Discover the Least-Talked-About Art Route in SA | Inspire
Discover the Least-Talked-About Art Route in SA
Places to Go
Places to Go

Discover the Least-Talked-About Art Route in SA

Itching for a road trip with a difference? Head north to Limpopo and lose yourself in the mystical nature and welcoming people of the Ribola Art Route.

Named for the legendary mountain that looms above it, the Ribola Art Route is an informal network of traditional artists based in and around the tiny town of Mukondeni in northern Limpopo. Assisted by Open Africa, a social enterprise that promotes rural tourism routes to benefit communities, the sculptors, potters, musicians, and textile makers of the Ribola Art Route open their homes and studios to tourists, teaching their crafts to those interested in learning. Just over four hours' drive from Jo'burg, the route to Mukondeni is a boring highway until you reach Polokwane. From there the roads grow narrower and more rural, and many secondary routes are dirt or gravel. Beware of your GPS, which may inadvertently send you down cattle paths masquerading as roads. The navigation is tricky but worth it – Northern Limpopo's winding brown roads, green acacia clouds, mist-shrouded mountains and dusty sunsets can only be described as mystical.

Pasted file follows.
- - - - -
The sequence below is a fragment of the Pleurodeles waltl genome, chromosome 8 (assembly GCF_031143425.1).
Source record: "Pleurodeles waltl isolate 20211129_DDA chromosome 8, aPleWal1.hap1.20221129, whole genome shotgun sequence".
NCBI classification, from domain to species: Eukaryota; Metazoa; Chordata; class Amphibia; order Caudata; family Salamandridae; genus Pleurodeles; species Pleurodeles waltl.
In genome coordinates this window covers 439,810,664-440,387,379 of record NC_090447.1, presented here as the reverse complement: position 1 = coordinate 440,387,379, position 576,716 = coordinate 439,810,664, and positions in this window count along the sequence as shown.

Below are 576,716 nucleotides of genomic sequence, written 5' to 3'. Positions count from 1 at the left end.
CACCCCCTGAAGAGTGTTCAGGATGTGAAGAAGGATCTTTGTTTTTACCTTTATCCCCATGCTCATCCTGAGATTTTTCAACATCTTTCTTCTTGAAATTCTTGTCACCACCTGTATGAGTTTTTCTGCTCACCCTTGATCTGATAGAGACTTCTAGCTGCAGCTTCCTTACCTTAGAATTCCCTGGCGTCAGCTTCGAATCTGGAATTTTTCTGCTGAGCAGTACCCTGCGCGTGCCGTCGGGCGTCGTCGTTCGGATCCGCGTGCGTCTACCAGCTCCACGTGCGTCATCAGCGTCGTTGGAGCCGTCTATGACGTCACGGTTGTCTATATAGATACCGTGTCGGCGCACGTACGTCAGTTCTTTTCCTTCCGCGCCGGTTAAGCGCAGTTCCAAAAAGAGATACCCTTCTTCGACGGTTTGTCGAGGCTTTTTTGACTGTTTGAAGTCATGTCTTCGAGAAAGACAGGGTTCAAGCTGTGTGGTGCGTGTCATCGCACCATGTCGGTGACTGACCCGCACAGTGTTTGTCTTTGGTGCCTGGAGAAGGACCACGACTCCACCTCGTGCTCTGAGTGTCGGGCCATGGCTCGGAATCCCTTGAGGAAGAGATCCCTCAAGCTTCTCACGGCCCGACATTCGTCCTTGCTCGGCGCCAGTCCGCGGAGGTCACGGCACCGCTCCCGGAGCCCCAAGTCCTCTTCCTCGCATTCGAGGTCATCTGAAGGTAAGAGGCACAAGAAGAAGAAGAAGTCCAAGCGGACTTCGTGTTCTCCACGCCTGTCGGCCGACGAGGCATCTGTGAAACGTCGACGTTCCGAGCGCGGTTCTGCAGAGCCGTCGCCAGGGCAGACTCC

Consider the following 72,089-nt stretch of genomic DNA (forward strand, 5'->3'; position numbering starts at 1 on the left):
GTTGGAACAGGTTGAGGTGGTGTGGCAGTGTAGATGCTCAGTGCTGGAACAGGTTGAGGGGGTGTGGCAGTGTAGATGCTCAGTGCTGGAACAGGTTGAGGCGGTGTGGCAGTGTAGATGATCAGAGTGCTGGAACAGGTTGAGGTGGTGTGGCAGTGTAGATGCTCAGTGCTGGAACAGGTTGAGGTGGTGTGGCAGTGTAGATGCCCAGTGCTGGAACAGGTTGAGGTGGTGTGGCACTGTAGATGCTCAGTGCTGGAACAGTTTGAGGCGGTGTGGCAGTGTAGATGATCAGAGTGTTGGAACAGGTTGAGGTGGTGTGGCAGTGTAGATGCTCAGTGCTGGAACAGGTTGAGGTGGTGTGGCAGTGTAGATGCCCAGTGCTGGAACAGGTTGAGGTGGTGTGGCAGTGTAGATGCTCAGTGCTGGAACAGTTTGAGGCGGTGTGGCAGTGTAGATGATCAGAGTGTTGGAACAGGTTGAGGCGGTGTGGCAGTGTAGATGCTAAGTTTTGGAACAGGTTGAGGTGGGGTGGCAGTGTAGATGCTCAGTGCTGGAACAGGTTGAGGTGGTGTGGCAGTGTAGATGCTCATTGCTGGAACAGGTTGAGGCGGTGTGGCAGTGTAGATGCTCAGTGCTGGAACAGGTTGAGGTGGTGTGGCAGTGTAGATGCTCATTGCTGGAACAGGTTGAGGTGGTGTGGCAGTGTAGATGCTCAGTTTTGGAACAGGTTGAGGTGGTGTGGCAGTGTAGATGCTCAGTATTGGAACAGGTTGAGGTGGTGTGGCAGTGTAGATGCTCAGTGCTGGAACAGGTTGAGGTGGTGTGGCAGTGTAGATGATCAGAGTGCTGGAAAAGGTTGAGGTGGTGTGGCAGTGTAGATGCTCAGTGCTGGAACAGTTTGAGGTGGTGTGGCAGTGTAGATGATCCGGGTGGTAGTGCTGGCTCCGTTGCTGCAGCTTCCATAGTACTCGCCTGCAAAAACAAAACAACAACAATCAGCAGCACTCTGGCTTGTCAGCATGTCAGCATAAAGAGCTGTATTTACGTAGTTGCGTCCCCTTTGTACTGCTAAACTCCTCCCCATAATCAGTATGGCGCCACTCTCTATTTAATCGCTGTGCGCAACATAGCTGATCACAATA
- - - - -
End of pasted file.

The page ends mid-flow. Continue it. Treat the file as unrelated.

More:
Once in Mukondeni, all roads except the main route through town are rutted and potholed. Drive carefully and leave plenty of space in the boot – you'll need it for the art you buy. Best car for the journey: The Mercedes-Benz GLE 63. It’s off-road ability will give you confidence on Limpopo's gravel routes and it’s amazing Bang & Olufsen 14-speaker sound system will provide all the cabin atmosphere required.

4 good reasons to visit the Ribola Art Route:

1. A true escape

The route is easily reachable from Jo’burg for a long weekend but feels light-years away from reality. Squatting outside sculptor Patrick Manyike's one-room hut in the blazing midday heat, watching him coax a man's face from a cylinder of wood using a tool fashioned from a discarded butter knife, is a surreal experience. 

2. Unique, affordable art

The artwork along the Ribola Route is not available in city souvenir shops or galleries. Women like Flora Randela and Esther Nesengani, who run Mukondeni Village Pottery, have been handcrafting their earth-toned pots for more than 35 years and sell them only from Mukhondeni. Their art is ridiculously affordable without middlemen to hike up the price.

3. Community support

The Ribola Art Route is designed to benefit locals as well as tourists. This area is difficult to access and navigate without assistance, so visitors are paired with local guides trained through an Open Africa youth programme. All of the money that visitors spend goes directly to the local community. 

4. Natural beauty

Limpopo’s sunrises and sunsets are unbeatable. Book a night at Shiluvari Lakeside Lodge in the nearby town of Elim, set your alarm for early, and stroll down to the shore of Albasini Dam. You’ll see. For more information on the Ribola Art Route, contact Open Africa. Discover how to turn your dream of driving a Mercedes-Benz into reality here

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